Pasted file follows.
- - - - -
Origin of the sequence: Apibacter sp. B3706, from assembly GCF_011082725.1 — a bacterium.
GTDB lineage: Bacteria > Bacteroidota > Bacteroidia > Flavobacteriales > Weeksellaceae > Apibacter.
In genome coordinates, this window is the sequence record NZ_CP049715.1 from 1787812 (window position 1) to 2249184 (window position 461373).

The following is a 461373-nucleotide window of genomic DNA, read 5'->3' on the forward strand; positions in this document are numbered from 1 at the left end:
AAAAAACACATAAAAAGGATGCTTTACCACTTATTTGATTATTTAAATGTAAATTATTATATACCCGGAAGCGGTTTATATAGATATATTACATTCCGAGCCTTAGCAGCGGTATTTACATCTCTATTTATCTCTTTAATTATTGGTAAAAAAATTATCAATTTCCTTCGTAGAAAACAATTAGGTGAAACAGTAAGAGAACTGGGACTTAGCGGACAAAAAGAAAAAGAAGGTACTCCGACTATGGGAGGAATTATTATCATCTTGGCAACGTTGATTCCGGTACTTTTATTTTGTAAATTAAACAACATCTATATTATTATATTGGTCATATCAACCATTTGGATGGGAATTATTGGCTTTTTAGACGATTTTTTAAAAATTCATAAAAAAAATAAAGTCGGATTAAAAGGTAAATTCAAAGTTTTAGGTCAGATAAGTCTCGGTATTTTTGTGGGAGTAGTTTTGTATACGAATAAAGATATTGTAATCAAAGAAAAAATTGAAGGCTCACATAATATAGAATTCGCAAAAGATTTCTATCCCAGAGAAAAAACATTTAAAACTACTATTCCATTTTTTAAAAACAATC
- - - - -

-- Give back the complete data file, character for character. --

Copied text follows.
Origin of the sequence: Apibacter sp. B3706, from assembly GCF_011082725.1 — a bacterium.
GTDB lineage: Bacteria > Bacteroidota > Bacteroidia > Flavobacteriales > Weeksellaceae > Apibacter.
In genome coordinates, this window is the sequence record NZ_CP049715.1 from 1787812 (window position 1) to 2249184 (window position 461373).

The following is a 461373-nucleotide window of genomic DNA, read 5'->3' on the forward strand; positions in this document are numbered from 1 at the left end:
AAAAAACACATAAAAAGGATGCTTTACCACTTATTTGATTATTTAAATGTAAATTATTATATACCCGGAAGCGGTTTATATAGATATATTACATTCCGAGCCTTAGCAGCGGTATTTACATCTCTATTTATCTCTTTAATTATTGGTAAAAAAATTATCAATTTCCTTCGTAGAAAACAATTAGGTGAAACAGTAAGAGAACTGGGACTTAGCGGACAAAAAGAAAAAGAAGGTACTCCGACTATGGGAGGAATTATTATCATCTTGGCAACGTTGATTCCGGTACTTTTATTTTGTAAATTAAACAACATCTATATTATTATATTGGTCATATCAACCATTTGGATGGGAATTATTGGCTTTTTAGACGATTTTTTAAAAATTCATAAAAAAAATAAAGTCGGATTAAAAGGTAAATTCAAAGTTTTAGGTCAGATAAGTCTCGGTATTTTTGTGGGAGTAGTTTTGTATACGAATAAAGATATTGTAATCAAAGAAAAAATTGAAGGCTCACATAATATAGAATTCGCAAAAGATTTCTATCCCAGAGAAAAAACATTTAAAACTACTATTCCATTTTTTAAAAACAATC